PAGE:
Can finance save the forest?

Photo by Robby Dwinugraha Febriana for the Global Landscapes Forum

Agriculture is currently the main driver of forest loss in the tropics. If current farming patterns continue, the future looks increasingly bleak for tropical forests. Food production will need to increase by approximately 70% between 2005 and 2050, according to the FAO. Assuming current patterns of land use and productivity continue, logic dictates that farming will use more land and the world’s tropical forest will disappear even faster.

There is an alternative. In many tropical regions, there is an opportunity for farming to become more efficient, effectively growing more on the same area of land. This may yield extra profits, but the switch will need investment, to train farmers in improved management practices or buy new tools and seeds. Farmers will also need strong incentives to change generations-old methods, especially in regions where farmers are poor and find it hard to take risks.

New briefing shows how financial instruments can address deforestation

Incentives to save the forest: Financial instruments to drive sustainable land use is a new briefing from Global Canopy Programme. It looks at how a wide variety of companies, governments and organisations are using financial instruments to create the right incentives and funding to reduce pressure on the forest. Improved farming methods must be linked to strong environmental safeguards and conservation measures, the briefing states, otherwise there is a risk that forest loss will actually increase.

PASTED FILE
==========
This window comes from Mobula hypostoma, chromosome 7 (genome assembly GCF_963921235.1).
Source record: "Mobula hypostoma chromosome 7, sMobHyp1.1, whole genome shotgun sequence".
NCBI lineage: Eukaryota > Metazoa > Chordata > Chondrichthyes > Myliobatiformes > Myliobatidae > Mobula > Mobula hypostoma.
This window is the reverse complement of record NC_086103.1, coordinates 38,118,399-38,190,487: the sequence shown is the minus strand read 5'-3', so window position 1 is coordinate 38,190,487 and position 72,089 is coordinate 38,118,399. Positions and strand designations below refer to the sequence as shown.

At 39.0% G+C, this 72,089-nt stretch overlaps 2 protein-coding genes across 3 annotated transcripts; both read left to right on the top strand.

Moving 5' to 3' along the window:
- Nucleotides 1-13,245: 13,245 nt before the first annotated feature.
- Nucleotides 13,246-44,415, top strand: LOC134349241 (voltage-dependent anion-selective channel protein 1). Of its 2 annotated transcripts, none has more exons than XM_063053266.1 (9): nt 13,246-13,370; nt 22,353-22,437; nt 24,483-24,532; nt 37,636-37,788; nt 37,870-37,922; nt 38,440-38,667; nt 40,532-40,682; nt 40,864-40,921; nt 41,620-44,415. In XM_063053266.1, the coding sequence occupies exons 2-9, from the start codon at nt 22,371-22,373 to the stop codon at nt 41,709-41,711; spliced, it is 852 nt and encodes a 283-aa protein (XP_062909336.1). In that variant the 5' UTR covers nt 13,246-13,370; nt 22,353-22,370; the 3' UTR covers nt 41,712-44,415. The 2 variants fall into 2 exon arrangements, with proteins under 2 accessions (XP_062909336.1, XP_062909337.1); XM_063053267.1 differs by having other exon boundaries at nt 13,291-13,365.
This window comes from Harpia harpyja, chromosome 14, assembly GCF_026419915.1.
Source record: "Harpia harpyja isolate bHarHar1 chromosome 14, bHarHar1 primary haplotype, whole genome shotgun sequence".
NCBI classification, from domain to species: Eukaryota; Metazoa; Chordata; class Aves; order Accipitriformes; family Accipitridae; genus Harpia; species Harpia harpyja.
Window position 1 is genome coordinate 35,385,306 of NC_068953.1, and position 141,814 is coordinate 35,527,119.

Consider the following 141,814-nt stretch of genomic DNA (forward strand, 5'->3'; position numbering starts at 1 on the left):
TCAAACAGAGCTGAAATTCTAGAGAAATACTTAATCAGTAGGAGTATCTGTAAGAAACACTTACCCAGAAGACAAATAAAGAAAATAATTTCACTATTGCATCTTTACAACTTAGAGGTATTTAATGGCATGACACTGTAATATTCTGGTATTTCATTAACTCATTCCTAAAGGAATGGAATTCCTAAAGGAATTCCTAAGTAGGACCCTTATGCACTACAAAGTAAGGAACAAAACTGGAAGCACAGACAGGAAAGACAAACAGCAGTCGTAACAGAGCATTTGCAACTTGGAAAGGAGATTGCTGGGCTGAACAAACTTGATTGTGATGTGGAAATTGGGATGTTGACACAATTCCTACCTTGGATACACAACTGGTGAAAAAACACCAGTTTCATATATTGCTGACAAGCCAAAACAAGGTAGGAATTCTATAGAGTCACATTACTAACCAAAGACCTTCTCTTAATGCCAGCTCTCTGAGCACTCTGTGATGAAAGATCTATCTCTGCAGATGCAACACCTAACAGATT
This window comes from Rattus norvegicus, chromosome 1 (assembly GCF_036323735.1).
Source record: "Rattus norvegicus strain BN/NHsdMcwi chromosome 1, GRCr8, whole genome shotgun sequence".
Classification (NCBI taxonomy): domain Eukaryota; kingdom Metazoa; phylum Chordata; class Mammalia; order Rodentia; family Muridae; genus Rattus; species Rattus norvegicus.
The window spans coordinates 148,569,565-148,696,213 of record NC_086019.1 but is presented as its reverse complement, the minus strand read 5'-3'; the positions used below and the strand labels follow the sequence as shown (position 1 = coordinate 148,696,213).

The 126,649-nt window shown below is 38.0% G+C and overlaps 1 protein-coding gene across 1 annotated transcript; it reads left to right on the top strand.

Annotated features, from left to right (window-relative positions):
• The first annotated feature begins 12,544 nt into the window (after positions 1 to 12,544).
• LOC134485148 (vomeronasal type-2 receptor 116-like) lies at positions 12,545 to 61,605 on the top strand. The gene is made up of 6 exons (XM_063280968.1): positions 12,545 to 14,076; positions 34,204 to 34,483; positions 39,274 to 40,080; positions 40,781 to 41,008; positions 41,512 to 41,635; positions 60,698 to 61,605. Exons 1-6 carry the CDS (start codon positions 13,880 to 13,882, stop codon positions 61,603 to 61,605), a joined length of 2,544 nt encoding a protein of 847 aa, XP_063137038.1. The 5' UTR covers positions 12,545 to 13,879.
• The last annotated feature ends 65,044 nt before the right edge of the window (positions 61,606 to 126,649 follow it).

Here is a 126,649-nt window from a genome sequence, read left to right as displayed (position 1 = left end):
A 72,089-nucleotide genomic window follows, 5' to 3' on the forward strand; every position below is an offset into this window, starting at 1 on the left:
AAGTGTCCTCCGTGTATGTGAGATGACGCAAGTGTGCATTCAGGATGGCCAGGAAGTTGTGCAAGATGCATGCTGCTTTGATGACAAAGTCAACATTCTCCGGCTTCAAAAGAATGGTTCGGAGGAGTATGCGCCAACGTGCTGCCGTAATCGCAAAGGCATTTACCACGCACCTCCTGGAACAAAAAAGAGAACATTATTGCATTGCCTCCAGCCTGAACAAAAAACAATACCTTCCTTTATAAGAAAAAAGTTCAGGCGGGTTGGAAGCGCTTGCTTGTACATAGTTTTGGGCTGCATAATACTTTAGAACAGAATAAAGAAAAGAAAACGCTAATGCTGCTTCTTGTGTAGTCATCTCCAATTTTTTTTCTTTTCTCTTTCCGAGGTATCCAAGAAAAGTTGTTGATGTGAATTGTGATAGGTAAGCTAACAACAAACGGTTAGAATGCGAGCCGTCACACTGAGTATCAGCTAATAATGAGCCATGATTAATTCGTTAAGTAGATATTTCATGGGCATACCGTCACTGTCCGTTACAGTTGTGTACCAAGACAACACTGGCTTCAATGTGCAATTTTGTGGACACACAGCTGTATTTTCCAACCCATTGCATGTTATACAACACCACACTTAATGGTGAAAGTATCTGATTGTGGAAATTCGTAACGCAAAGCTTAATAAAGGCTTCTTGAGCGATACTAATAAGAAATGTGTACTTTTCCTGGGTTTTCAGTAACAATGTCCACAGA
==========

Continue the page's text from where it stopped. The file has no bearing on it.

The briefing explores several instruments that could help finance sustainable land use. For example:

  • Adjusting loan conditions can create incentives to help farmers switch to more sustainable methods
  • Several instruments can encourage investments in new areas by changing the risk profile. These include first loss and credit guarantee instruments.
  • Commodity traders may be able to demand more sustainability through off-take agreements or other mechanisms.
  • While grants are scarce, they are sometimes necessary to leverage greater funds by improving conditions for subsequent investors.
  • Equity investment plays an important role in getting sustainable farming schemes off the ground.
  • Emerging instruments such as green bonds may channel large sums of money into sustainable land use.

Many of these instruments clearly work. Governments and businesses used them to fuel the development of conventional agriculture throughout the 20th Century. However, using such instruments to promote greater sustainability is less common. The briefing builds on the expertise of the Unlocking Forest Finance project, led by Global Canopy Programme. Since 2013, UFF has built the investment case for sustainable land use in three regions in Amazonia. More information on the project, including methodologies, analysis and case studies, is available at